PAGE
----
Govt criticised for axeing environment reports

Last updated 09:47 30/10/2012

Relevant offers

Politics

Stacey Kirk: Love's labours, lost, gained, tactically formed Can John Key pull off a fourth term? Here are the reasons why he might Transport Minister Simon Bridges stalls on electric vehicle policy US official: John Key, Barack Obama relationship one of 'real friendship' Government gives another $100k to deportee support service BusinessNZ boss Kirk Hope talks surf, soccer and summer escapes Rod Oram: Economic reality is hitting home John Key: Government could make contribution to Awaroa Inlet campaign Satire: The spoof spy agency listens in on the first National Party caucus Bill English wants to share his shearing skills with ewe

The Government's decision to scrap five-yearly "state of the environment" reports is an attempt to hide its "pro-irrigation, anti- climate, and pro-mining policies", the Greens say.

Environment spokeswoman Eugenie Sage also said stopping the report kept "New Zealanders in the dark about what is happening to the environment and what the problems are".

Responding to a parliamentary question from the Greens, Environment Minister Amy Adams confirmed yesterday the Environment Ministry-authored report, due in December, would not be produced.

Instead, the ministry was releasing simple report cards on what Ms Sage called "a patchy, ad hoc and occasional basis".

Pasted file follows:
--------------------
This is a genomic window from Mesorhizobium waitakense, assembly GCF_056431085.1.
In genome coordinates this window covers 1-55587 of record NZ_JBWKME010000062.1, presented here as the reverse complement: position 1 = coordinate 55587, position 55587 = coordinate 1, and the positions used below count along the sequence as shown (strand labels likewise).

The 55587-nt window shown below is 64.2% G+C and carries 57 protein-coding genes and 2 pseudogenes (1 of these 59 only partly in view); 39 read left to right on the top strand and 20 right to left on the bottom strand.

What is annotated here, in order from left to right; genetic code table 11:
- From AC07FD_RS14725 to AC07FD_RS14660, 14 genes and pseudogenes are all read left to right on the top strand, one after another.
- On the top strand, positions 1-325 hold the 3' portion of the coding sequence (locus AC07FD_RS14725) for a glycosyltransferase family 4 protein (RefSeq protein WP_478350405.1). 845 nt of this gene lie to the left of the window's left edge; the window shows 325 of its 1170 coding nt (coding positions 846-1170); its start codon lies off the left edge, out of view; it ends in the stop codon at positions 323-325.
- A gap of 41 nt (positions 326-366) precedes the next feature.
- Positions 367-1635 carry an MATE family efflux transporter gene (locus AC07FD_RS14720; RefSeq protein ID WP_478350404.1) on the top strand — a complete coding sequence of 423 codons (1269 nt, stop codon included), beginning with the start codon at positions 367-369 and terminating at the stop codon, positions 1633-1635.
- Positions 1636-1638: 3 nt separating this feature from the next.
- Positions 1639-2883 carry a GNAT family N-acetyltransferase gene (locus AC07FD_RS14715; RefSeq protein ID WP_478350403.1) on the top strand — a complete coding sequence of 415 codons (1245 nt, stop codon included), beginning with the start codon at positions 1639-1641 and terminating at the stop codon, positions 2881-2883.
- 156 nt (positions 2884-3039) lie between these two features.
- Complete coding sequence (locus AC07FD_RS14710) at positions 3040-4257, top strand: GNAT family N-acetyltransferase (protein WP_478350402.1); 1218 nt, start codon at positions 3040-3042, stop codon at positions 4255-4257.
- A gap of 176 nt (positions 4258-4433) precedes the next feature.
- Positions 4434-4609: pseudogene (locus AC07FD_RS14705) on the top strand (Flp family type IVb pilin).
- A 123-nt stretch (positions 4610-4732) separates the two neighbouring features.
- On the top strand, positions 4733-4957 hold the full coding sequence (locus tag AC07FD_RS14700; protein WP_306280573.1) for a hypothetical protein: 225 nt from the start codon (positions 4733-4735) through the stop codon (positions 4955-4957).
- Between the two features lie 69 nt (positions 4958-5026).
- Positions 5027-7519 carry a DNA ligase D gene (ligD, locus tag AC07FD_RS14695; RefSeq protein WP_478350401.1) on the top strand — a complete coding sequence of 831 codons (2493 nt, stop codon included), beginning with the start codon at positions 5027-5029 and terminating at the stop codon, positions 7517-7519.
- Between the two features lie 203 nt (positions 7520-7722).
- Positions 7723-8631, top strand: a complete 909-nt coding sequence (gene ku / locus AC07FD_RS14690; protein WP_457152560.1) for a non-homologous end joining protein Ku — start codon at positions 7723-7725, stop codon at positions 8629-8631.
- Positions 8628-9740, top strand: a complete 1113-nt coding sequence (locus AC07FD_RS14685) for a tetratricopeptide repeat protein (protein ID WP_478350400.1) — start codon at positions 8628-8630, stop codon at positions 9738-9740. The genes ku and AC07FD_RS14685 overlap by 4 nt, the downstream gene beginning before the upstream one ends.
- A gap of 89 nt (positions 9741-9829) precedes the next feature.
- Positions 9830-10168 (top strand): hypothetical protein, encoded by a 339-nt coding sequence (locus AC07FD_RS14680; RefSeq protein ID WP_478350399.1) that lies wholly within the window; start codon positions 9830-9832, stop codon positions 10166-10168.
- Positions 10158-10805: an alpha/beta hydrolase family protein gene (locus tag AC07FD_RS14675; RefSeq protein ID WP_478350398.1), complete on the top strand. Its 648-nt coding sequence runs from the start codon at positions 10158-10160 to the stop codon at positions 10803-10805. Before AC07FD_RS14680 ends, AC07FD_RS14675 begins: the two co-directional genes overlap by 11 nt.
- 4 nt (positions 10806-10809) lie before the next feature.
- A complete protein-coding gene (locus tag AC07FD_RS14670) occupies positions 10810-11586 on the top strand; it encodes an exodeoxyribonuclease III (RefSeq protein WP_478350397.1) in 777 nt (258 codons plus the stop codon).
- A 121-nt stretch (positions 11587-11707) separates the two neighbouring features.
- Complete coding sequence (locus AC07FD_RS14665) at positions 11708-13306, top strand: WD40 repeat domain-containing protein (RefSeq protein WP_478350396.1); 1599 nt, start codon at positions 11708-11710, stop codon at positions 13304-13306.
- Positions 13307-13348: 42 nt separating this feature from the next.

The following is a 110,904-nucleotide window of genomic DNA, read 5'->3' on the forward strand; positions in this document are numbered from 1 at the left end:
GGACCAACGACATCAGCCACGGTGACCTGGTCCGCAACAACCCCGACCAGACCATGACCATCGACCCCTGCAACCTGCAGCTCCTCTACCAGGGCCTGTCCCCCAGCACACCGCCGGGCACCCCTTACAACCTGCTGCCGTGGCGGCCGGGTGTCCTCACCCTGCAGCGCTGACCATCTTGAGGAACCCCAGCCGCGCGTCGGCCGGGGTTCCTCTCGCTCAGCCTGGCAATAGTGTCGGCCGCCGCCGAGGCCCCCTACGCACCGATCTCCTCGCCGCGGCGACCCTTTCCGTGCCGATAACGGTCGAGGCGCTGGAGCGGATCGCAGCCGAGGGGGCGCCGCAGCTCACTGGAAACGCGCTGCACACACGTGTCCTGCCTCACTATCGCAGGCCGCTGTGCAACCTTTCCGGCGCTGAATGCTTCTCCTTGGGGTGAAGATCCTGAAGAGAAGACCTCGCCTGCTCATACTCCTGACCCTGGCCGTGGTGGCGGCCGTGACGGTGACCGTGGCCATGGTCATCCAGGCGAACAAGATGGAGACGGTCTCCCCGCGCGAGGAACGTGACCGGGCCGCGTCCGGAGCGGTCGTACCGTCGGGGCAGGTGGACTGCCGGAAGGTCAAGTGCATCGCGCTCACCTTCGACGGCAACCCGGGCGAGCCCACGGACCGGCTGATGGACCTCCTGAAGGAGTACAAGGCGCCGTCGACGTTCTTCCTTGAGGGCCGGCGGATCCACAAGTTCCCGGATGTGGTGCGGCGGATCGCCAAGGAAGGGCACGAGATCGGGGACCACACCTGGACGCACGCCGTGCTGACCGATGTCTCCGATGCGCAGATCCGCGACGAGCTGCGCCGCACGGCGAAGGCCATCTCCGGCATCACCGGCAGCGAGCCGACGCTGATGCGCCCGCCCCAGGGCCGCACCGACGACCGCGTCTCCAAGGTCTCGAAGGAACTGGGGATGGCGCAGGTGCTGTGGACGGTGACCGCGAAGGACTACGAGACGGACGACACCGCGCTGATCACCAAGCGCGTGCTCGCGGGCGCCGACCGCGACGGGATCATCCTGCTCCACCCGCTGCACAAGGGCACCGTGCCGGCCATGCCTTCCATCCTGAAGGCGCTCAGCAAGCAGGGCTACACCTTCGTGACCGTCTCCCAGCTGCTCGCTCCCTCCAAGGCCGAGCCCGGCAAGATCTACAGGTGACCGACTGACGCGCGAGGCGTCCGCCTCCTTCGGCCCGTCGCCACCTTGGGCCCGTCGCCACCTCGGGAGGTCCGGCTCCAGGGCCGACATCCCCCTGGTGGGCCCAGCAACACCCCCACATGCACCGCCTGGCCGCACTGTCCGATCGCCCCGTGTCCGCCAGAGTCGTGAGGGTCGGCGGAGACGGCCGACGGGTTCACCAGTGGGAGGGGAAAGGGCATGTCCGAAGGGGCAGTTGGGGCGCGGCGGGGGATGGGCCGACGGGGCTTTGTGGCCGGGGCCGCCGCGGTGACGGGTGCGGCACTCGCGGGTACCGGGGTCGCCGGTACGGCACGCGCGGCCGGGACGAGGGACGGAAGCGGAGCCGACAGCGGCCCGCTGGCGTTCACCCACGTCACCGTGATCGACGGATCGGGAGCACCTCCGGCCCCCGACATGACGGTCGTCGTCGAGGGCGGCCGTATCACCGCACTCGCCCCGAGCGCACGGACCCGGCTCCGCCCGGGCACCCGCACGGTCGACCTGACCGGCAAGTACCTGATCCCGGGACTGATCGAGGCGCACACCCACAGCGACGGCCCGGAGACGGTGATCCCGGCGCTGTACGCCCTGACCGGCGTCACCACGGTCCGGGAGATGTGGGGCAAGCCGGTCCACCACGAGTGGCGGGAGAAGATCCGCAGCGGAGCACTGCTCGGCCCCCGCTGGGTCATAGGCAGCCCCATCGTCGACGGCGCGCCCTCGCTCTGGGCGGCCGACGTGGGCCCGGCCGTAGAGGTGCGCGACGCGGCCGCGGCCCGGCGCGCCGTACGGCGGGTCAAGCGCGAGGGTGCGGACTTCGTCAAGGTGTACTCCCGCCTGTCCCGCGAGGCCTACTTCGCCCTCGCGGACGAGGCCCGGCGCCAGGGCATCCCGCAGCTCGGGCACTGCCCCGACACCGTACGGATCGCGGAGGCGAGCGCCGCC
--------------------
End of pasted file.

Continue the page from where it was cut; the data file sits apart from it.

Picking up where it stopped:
Labour environment spokesman Grant Robertson said the decision was "a major step backwards for the health of New Zealand's environment". New Zealand is the only OECD country that does not have legislation requiring national reporting on the state of the environment.

Ms Adams defended the decision, saying regular report cards raised the standard of reporting. The ministry tracked performance through the National Environment Report. It gives report cards on 22 core environmental initiatives.

Ad Feedback

- The Dominion Post

Special offers
Opinion poll

Where do you stand on political coat-tail riding?

If it gets marginalised voices into Parliament, I'm for it.

I'm against it - if you don't get the votes, you shouldn't be there.

It's just part of the political game.

Vote Result

Related story: Voters reject riding on the coat-tails

Featured Promotions

Sponsored Content